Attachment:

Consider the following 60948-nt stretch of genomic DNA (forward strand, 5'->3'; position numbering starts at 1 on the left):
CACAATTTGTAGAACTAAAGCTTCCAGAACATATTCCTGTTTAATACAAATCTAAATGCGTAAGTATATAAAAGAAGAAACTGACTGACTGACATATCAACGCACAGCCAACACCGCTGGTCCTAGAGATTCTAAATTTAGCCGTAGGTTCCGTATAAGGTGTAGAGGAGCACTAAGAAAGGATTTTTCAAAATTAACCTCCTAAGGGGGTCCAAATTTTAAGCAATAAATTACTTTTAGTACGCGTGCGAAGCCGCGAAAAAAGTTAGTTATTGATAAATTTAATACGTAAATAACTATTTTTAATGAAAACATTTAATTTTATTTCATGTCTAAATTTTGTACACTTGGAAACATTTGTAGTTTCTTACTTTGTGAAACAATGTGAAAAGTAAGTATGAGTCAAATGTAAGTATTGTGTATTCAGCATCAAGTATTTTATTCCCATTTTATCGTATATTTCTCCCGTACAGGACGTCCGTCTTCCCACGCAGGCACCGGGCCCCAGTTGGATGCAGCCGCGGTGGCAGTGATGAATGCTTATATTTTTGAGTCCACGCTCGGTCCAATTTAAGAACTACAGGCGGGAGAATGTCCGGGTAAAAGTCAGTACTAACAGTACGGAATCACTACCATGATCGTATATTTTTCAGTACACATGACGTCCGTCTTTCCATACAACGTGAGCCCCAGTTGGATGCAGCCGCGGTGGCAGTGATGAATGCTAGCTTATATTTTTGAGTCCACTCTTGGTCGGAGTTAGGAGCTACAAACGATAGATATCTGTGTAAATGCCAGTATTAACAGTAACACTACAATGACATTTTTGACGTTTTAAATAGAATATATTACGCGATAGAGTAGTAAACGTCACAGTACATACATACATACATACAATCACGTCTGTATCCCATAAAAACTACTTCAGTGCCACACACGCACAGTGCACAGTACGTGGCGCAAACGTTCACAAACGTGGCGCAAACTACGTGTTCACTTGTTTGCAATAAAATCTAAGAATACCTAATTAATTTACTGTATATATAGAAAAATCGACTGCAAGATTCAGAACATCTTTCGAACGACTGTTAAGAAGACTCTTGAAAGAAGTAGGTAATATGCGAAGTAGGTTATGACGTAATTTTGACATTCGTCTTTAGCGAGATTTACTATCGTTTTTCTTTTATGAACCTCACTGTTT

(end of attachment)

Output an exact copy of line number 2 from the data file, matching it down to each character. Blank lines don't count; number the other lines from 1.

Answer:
CACAATTTGTAGAACTAAAGCTTCCAGAACATATTCCTGTTTAATACAAATCTAAATGCGTAAGTATATAAAAGAAGAAACTGACTGACTGACATATCAACGCACAGCCAACACCGCTGGTCCTAGAGATTCTAAATTTAGCCGTAGGTTCCGTATAAGGTGTAGAGGAGCACTAAGAAAGGATTTTTCAAAATTAACCTCCTAAGGGGGTCCAAATTTTAAGCAATAAATTACTTTTAGTACGCGTGCGAAGCCGCGAAAAAAGTTAGTTATTGATAAATTTAATACGTAAATAACTATTTTTAATGAAAACATTTAATTTTATTTCATGTCTAAATTTTGTACACTTGGAAACATTTGTAGTTTCTTACTTTGTGAAACAATGTGAAAAGTAAGTATGAGTCAAATGTAAGTATTGTGTATTCAGCATCAAGTATTTTATTCCCATTTTATCGTATATTTCTCCCGTACAGGACGTCCGTCTTCCCACGCAGGCACCGGGCCCCAGTTGGATGCAGCCGCGGTGGCAGTGATGAATGCTTATATTTTTGAGTCCACGCTCGGTCCAATTTAAGAACTACAGGCGGGAGAATGTCCGGGTAAAAGTCAGTACTAACAGTACGGAATCACTACCATGATCGTATATTTTTCAGTACACATGACGTCCGTCTTTCCATACAACGTGAGCCCCAGTTGGATGCAGCCGCGGTGGCAGTGATGAATGCTAGCTTATATTTTTGAGTCCACTCTTGGTCGGAGTTAGGAGCTACAAACGATAGATATCTGTGTAAATGCCAGTATTAACAGTAACACTACAATGACATTTTTGACGTTTTAAATAGAATATATTACGCGATAGAGTAGTAAACGTCACAGTACATACATACATACATACAATCACGTCTGTATCCCATAAAAACTACTTCAGTGCCACACACGCACAGTGCACAGTACGTGGCGCAAACGTTCACAAACGTGGCGCAAACTACGTGTTCACTTGTTTGCAATAAAATCTAAGAATACCTAATTAATTTACTGTATATATAGAAAAATCGACTGCAAGATTCAGAACATCTTTCGAACGACTGTTAAGAAGACTCTTGAAAGAAGTAGGTAATATGCGAAGTAGGTTATGACGTAATTTTGACATTCGTCTTTAGCGAGATTTACTATCGTTTTTCTTTTATGAACCTCACTGTTT